The science of geology in the early nineteenth century was a relatively new enterprise forged from the merging of several distinct traditions of inquiry, from mineralogy and the very practical business of mining, to theories of the earth’s origin and the study of its inhabitants through the fossil record. When Darwin arrived in London in 1836 after the Beagle voyage, he found a thriving collective enterprise centred on the regular evening meetings of the Geological Society at Somerset House. Darwin’s reputation preceded him at the society as his former geology teacher, Adam Sedgwick, had read out some of his letters from South America at society meetings while Darwin was still on the other side of the world.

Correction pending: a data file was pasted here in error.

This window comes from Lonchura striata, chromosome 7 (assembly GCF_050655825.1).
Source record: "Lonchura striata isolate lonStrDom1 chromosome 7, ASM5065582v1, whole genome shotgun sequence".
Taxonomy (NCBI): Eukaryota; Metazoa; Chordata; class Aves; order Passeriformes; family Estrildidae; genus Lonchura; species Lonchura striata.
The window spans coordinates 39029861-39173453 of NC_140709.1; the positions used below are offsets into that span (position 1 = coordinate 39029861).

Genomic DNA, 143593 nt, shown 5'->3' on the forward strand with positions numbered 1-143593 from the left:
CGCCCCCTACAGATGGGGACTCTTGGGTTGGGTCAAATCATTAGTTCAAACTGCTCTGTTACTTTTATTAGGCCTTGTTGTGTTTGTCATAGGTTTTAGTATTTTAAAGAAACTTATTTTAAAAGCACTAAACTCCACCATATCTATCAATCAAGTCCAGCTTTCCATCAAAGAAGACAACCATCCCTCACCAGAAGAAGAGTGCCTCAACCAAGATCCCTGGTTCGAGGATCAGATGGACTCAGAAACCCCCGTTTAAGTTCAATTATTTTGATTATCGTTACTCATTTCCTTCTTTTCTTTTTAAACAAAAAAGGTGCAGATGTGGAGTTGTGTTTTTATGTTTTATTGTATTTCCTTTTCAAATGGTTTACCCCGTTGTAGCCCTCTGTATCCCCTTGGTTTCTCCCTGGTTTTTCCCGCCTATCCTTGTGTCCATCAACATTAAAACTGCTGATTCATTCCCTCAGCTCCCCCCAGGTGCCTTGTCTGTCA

Charles Lyell, who was completing a term as president of the society, was quick to befriend the voyager after the Beagle returned. Between January 1837 and March 1838, Darwin became a central figure in the Geological Society, presenting four papers on his Beagle findings and becoming its secretary (a position he held until 1841). Taken as a whole, these papers indicated that Darwin believed that separate sections of the earth’s crust shifted vertically in a series of gradual compensatory movements that were associated with the linked phenomena of earthquakes and volcanoes. He argued, for example, that sections of the Pacific Ocean floor were sinking in association with the elevation of South America. Such claims ensured that Darwin was known in public as an enthusiastic follower of Lyell’s dictum that great transformations could be effected by the accumulation of small changes over an enormously long time.